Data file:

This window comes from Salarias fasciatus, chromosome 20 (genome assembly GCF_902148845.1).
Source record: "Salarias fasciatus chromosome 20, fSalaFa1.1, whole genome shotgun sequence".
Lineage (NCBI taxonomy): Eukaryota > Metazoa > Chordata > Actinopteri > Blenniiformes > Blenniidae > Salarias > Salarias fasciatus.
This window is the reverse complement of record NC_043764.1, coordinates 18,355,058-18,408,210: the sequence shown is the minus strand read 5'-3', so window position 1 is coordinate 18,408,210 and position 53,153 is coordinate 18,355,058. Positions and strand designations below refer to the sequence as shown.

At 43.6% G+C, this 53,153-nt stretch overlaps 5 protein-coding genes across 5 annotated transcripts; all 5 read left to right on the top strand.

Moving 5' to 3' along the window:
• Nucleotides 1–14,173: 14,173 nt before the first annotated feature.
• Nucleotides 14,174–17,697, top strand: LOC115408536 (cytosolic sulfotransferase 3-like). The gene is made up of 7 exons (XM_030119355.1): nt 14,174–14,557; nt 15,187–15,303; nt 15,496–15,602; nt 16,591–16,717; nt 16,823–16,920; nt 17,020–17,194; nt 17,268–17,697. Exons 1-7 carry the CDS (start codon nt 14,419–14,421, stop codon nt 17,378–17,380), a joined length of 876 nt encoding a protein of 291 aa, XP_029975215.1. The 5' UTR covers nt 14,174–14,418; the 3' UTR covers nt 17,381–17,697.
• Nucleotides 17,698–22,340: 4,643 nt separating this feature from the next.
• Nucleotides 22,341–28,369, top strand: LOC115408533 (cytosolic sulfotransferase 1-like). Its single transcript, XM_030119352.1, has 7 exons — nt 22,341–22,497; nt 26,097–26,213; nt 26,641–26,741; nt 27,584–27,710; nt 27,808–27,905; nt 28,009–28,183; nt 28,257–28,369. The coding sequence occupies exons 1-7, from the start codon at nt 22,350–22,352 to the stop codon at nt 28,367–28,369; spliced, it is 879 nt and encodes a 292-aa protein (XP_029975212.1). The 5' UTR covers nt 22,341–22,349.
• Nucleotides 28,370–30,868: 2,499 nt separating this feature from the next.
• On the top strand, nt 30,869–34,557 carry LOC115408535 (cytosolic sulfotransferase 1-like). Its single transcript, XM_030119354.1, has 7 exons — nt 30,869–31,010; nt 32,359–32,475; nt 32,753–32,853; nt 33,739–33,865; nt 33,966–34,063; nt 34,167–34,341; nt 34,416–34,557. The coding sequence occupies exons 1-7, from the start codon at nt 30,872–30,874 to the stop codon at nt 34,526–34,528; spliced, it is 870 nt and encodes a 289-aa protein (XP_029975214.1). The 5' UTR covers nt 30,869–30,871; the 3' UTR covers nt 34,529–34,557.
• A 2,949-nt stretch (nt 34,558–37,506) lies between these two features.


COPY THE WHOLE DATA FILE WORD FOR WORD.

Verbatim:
This window comes from Salarias fasciatus, chromosome 20 (genome assembly GCF_902148845.1).
Source record: "Salarias fasciatus chromosome 20, fSalaFa1.1, whole genome shotgun sequence".
Lineage (NCBI taxonomy): Eukaryota > Metazoa > Chordata > Actinopteri > Blenniiformes > Blenniidae > Salarias > Salarias fasciatus.
This window is the reverse complement of record NC_043764.1, coordinates 18,355,058-18,408,210: the sequence shown is the minus strand read 5'-3', so window position 1 is coordinate 18,408,210 and position 53,153 is coordinate 18,355,058. Positions and strand designations below refer to the sequence as shown.

At 43.6% G+C, this 53,153-nt stretch overlaps 5 protein-coding genes across 5 annotated transcripts; all 5 read left to right on the top strand.

Moving 5' to 3' along the window:
• Nucleotides 1–14,173: 14,173 nt before the first annotated feature.
• Nucleotides 14,174–17,697, top strand: LOC115408536 (cytosolic sulfotransferase 3-like). The gene is made up of 7 exons (XM_030119355.1): nt 14,174–14,557; nt 15,187–15,303; nt 15,496–15,602; nt 16,591–16,717; nt 16,823–16,920; nt 17,020–17,194; nt 17,268–17,697. Exons 1-7 carry the CDS (start codon nt 14,419–14,421, stop codon nt 17,378–17,380), a joined length of 876 nt encoding a protein of 291 aa, XP_029975215.1. The 5' UTR covers nt 14,174–14,418; the 3' UTR covers nt 17,381–17,697.
• Nucleotides 17,698–22,340: 4,643 nt separating this feature from the next.
• Nucleotides 22,341–28,369, top strand: LOC115408533 (cytosolic sulfotransferase 1-like). Its single transcript, XM_030119352.1, has 7 exons — nt 22,341–22,497; nt 26,097–26,213; nt 26,641–26,741; nt 27,584–27,710; nt 27,808–27,905; nt 28,009–28,183; nt 28,257–28,369. The coding sequence occupies exons 1-7, from the start codon at nt 22,350–22,352 to the stop codon at nt 28,367–28,369; spliced, it is 879 nt and encodes a 292-aa protein (XP_029975212.1). The 5' UTR covers nt 22,341–22,349.
• Nucleotides 28,370–30,868: 2,499 nt separating this feature from the next.
• On the top strand, nt 30,869–34,557 carry LOC115408535 (cytosolic sulfotransferase 1-like). Its single transcript, XM_030119354.1, has 7 exons — nt 30,869–31,010; nt 32,359–32,475; nt 32,753–32,853; nt 33,739–33,865; nt 33,966–34,063; nt 34,167–34,341; nt 34,416–34,557. The coding sequence occupies exons 1-7, from the start codon at nt 30,872–30,874 to the stop codon at nt 34,526–34,528; spliced, it is 870 nt and encodes a 289-aa protein (XP_029975214.1). The 5' UTR covers nt 30,869–30,871; the 3' UTR covers nt 34,529–34,557.
• A 2,949-nt stretch (nt 34,558–37,506) lies between these two features.